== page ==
The teen insisted that we had come in near Hot Topic because that was the first store she’d gone into. I pointed out that was only because it had been one of the first stores to open, and she’d gone into it while we were waiting for Santa to be ready.
I kept thinking things were familiar, but then we’d get to the exit, and it would look wrong. We must have passed neighborhood six three times. Every time I thought we were finding our exit, we’d come up on Santa again. Since Santa was not at our entrance, we were wrong.
I began freaking out.
We were trapped in the mall.
We’d never get out.
We would die there.
Dysentery would set in.
We’d be found huddled in the food court, or maybe in one of those short little hallways that led to the entrances and exits used by mall workers.
We’d be desiccated corpses.
The mall would be the death of us.
But we pushed on, bravely, I thought.
Apparently, though, my cracks were showing.
My anxiety had gone sky-high, and I was literally freaking out, convinced that we would never find the right exit. We would never find the car. We’d have to go to the police. They would think I was hopped up on drugs, and next thing I’d know, I’d be under arrest for something, and my son and the teenager would be waiting on someone to pick them up while I got processed at some station where I had to pee in public and have someone do a cavity search on me.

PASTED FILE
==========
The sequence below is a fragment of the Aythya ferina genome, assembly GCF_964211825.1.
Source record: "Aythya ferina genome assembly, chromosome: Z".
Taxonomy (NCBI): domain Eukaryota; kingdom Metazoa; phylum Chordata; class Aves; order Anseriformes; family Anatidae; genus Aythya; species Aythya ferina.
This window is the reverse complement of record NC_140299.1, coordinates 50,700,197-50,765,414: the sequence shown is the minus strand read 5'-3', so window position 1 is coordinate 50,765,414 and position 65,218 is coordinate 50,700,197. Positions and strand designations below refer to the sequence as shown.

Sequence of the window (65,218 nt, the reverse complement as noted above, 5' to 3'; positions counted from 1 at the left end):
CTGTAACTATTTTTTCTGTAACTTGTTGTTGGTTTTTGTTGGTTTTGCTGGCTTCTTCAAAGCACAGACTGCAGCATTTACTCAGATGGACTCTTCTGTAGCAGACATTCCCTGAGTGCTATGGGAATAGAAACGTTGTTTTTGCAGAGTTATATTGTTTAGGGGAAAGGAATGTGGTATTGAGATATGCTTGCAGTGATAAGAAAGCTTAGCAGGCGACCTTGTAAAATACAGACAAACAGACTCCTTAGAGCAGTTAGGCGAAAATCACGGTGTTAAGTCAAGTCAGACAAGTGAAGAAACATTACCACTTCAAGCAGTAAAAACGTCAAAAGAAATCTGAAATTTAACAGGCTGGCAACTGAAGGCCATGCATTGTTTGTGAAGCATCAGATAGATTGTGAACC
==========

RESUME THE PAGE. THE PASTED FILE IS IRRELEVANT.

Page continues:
I turned to the teen. She had been texting.
“Who are you talking to?”
“You’re scaring me.”
I was scaring her.
“I’m not scaring you,” I told her. “I’m just getting a little anxious is all.”
She raised an eyebrow at me and kept her hand in her phone.
“Look, I told you I was anxious, right? Well, I’m just a little more anxious now because I can’t find our way out, and we’re going to die in the mall.”
Okay, maybe I was scaring her.
“Why don’t we just try every exit?” she suggested.
Bad idea. I knew it was a bad idea. My son was not good with changes in schedule. If we started going out every door, he was going to be very unhappy when we didn’t go to the car and leave. He was tired from all the walking. I was tired from all the walking. And my hip – which flared up with what I’m hoping is not arthritis – hurt like crazy, adding to my anxiety.
But I didn’t know what else to do.
“Sure,” I said.
What else could go wrong?
We went out at neighborhood five. I pressed the panic button on the car, even though the exit didn’t look at all familiar.
“Let’s go back in,” I said.
The teenager’s shoulders’ slumped. “Oh, I thought this was it.”
My son had a minor meltdown. He thought we were leaving, but suddenly we were back in the mall.
“That’s it,” I said. “I swear it’s neighborhood six, so I don’t care what you think, we are bloody well going out at it.”
And we walked to neighborhood six.
I turned in a circle at neighborhood six. There it was, the sign for Santa.
We went down the little hallway, and – shazaam! – the car was out there waiting for us!
I wound up with a very tired son, a very sore hip, and a crying teenager who thought she had hindered more than helped.
On the plus side, we survived the Oregon Trail, and we had cute Santa pictures to show for our travels. On the negative side, I have learned that anxiety at a mall really, really sucks when you don’t know where you’re going.